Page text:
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Think Global, Act Local: Third Culture Kid

Photo by Hillary Ehlen

By Sky Purdin

Beloved Readers:

It was exactly three years ago that I was fortunate to meet Sky for a community project we collaborated on together. For those of us fortunate to have met her in person, you know that Sky has mastered the art of active listening: listening to someone so attentively while suspending any forming thoughts or answer in your brain or interrupting with comments/advice, so that the person speaking can fully open up and say what’s on their mind. This is one thing I have always struggled when engaging with people, but Sky has shown me by her own habits that active listening is effective. 

Sky is a wonder woman that has impacted so many lives in this Fargo-Moorhead community without needing any praise for what she does. That shows how noble her values are. She has championed so many community projects with new Americans and constantly is looking at ways of making the residents of the FM area more connected across demographics and a myriad of backgrounds.     

Also, she speaks Thai, Lao, English, and Finnish! She has lived in Asia, Europe, and the United States, amazing right?

Usually, I feel special when I say places I have lived in and languages I speak, but around a global citizen and polyglot like Sky, I no longer feel so exotic!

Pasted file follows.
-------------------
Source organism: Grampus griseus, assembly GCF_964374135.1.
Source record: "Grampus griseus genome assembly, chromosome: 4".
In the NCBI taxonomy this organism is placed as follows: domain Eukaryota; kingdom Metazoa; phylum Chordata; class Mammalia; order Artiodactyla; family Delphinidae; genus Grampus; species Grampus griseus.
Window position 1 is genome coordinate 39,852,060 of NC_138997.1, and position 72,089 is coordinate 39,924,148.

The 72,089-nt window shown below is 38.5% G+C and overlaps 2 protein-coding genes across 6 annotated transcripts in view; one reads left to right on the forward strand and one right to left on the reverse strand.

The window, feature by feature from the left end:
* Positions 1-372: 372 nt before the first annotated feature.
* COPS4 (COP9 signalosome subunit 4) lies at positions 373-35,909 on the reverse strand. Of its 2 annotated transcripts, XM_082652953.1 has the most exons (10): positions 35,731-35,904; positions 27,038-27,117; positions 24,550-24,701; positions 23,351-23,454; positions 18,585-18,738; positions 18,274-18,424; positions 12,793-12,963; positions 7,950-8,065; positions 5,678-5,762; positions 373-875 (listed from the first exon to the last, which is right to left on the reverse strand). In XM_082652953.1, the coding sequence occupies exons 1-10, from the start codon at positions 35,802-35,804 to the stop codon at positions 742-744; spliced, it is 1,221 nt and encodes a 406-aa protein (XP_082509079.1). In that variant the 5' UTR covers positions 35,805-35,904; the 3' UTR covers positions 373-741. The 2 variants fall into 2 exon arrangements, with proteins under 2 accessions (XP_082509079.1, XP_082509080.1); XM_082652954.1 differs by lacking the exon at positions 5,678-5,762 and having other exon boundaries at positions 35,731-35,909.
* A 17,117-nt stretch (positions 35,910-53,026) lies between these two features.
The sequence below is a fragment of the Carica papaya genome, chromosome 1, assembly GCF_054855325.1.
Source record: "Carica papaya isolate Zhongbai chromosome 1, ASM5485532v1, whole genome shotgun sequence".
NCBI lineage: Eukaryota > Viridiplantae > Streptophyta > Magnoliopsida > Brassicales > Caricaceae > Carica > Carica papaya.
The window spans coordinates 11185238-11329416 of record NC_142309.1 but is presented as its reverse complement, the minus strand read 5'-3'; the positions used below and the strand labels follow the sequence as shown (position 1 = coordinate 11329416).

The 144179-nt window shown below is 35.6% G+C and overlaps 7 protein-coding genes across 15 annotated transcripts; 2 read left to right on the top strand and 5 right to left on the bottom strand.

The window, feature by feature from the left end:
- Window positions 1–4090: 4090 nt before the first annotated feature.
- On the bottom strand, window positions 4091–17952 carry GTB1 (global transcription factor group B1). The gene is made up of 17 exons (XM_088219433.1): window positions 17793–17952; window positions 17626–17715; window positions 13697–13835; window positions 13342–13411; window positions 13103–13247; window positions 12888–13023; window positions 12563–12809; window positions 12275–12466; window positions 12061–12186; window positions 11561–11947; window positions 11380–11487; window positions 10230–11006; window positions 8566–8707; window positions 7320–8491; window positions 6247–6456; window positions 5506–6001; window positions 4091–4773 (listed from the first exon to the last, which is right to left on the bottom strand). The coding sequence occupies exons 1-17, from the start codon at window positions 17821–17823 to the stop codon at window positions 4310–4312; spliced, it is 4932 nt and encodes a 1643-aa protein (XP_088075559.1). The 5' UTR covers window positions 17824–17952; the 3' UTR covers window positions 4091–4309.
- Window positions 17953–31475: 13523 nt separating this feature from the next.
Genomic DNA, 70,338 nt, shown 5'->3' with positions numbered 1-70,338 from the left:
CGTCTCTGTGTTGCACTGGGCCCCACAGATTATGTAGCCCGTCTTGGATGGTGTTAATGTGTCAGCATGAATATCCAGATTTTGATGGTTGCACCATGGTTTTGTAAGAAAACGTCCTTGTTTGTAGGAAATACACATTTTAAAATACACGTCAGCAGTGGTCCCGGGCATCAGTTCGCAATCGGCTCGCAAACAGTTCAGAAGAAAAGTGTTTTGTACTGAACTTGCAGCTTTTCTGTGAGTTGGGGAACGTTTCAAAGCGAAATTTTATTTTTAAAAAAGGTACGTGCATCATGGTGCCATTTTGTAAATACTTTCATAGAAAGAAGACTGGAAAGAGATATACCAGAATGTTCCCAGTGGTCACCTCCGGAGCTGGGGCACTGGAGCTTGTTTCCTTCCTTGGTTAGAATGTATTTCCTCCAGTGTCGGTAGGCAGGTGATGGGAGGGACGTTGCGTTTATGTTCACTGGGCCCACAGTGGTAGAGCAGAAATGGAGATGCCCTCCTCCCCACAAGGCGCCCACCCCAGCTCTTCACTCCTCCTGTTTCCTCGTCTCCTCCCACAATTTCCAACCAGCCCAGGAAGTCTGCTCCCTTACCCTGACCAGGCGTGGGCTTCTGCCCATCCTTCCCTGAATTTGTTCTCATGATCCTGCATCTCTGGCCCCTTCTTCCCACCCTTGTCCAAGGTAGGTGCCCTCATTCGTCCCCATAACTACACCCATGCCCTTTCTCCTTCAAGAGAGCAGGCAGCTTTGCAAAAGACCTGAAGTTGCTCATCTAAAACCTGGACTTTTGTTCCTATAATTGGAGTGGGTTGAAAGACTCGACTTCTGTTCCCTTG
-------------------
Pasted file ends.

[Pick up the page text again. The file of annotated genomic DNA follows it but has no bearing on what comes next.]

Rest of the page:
Dr. Maya Angelou once said, “I’ve learned that people will forget what you said, people will forget what you did, but people will never forget how you made them feel.”

Sky epitomizes this quote for those of us that are blessed to count her as a friend. She truly knows how to make you feel understood, heard, cared for and foremost, feel connected and know that you belong to this community. 

Until our humble paths cross again,


Alex Cyusa

A Third Culture Kid is someone who spent a significant portion of their developmental years in a country other than their passport country. In my case, I have two passports (USA and Finland), but I spent 17 years of my childhood in Southeast Asia in the countries of Thailand and Laos. My family is bi-lingual and is a mix of two cultures. I was just three months old when I moved to Thailand with my parents and I came to the US for college at age 18. Who I am is very much shaped by the experiences I had growing up. I interacted with several Southeast Asian cultures and can speak Thai and Lao like a native speaker. The climate was tropical. We ate spicy food and rice daily. I did a part of my education in Finnish and the other part in English. We visited between the home countries every couple of years, which kept me connected with my roots but also left me with an understanding that I wasn’t really American or Finnish.

The question “where are you from?” is not simple. I can’t say I am from Asia because my home culture was more western. In Finland and America, I often feel out of place, even if I appear to blend in. I have come to learn what it means to embrace the different sides to my identity and to be a global citizen. The answer to “where are you from?” can at times be confusing to navigate. Each time I am asked this question, I have to decide what to answer. Do I have time to go into a long story about my past? Will they care? What will come of this interaction?

Most people expect the place you are from to define you to some degree. To be honest, I cannot fully claim any of these countries to be my true home. I am a part of all of them. My worldview is shaped by the places and people I have interacted with throughout my life. I find myself at the crossroads of these places. I never fully felt at home anywhere because I am not a product of just one culture. Over time, I have learned to define my home by the people I choose to surround myself with.